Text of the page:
A compilation unit scopes a group of related definitions. They are compiled and entered into the system in one atomic operation.

When a source file is being parsed, all definitions are part of a single compilation unit, unless the << parsing word is used to create nested compilation units.

Words defined in a compilation unit may not be called until the compilation unit is finished. The parser detects this case for parsing words and throws a staging-violation. Similarly, an attempt to use a macro from a word defined in the same compilation unit will throw a transform-expansion-error. Calling any other word from within its own compilation unit throws an undefined error.

This means that parsing words and macros generally cannot be used in the same source file as they are defined. There are two means of getting around this:
The simplest way is to split off the parsing words and macros into sub-vocabularies; perhaps suffixed by .syntax and .macros.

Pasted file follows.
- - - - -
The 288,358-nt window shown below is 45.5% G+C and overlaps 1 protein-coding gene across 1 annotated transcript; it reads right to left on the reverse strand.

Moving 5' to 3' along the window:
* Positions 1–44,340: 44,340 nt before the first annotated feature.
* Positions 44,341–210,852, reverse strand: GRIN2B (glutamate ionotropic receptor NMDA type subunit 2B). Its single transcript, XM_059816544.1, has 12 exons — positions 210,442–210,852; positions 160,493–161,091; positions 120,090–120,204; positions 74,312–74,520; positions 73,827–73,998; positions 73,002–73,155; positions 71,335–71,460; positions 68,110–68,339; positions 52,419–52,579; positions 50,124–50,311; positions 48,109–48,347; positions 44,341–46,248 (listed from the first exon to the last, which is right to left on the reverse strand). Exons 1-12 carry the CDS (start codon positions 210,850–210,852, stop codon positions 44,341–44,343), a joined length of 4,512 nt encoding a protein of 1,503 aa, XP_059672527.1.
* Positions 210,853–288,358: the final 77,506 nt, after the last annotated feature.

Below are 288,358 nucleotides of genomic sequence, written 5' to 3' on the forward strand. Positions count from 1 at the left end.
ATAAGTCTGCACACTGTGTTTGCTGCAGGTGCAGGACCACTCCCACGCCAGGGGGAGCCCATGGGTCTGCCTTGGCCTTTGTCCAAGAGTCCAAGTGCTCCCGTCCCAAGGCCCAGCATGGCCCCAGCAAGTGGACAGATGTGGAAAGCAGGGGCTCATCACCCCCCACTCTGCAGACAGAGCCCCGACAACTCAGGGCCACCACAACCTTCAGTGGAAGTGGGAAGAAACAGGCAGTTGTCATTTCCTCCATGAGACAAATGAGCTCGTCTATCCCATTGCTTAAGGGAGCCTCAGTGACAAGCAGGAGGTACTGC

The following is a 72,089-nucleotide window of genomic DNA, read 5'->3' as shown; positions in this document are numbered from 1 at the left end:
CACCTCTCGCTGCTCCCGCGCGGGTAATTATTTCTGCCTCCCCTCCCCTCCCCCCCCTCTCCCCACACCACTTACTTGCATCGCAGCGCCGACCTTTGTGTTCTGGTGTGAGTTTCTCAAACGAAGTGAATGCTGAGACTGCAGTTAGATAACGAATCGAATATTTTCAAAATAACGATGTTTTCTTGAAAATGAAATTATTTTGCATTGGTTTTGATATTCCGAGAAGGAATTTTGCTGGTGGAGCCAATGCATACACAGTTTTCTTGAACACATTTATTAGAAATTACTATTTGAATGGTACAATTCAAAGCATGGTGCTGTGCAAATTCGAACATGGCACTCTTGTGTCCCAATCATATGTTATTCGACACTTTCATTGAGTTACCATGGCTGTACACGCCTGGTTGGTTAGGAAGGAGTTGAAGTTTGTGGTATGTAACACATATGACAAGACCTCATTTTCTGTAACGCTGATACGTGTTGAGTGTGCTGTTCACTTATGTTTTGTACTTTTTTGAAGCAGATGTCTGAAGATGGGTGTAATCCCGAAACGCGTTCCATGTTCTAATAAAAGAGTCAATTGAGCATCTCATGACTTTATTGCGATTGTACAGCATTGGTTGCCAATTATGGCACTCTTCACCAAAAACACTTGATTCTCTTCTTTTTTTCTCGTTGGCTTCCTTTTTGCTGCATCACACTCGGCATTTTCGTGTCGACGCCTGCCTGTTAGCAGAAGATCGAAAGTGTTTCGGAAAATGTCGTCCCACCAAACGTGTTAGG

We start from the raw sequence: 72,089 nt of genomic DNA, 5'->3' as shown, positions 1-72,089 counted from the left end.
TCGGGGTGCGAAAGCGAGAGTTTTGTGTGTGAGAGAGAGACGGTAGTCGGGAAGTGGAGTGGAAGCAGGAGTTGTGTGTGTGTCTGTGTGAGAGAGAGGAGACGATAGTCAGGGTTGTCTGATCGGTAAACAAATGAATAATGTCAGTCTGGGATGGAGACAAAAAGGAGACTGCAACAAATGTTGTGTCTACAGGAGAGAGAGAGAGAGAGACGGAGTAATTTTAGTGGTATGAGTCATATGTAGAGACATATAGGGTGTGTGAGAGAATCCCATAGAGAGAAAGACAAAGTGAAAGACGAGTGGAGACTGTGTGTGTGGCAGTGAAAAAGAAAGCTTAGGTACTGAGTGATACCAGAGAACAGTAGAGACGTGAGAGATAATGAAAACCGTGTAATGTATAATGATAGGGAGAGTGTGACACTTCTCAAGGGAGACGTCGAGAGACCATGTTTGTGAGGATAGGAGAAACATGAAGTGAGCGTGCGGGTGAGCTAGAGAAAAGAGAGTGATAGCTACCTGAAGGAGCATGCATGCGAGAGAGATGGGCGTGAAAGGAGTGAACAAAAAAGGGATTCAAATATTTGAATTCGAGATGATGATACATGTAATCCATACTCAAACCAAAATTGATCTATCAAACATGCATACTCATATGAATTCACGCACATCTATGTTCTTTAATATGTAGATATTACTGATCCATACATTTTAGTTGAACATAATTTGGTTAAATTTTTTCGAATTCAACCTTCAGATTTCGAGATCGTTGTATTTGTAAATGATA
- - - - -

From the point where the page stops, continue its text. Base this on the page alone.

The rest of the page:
Alternatively, nested compilation units can be created using Parse time evaluation.

Parsing words which create new definitions at parse time will implicitly add them to the compilation unit of the current source file.

Code which creates new definitions at run time will need to explicitly create a compilation unit with a combinator. There is an additional combinator used by the parser to implement Parse time evaluation.
with-compilation-unit ( quot -- )

with-nested-compilation-unit ( quot -- )

Additional topics:
Compilation units internals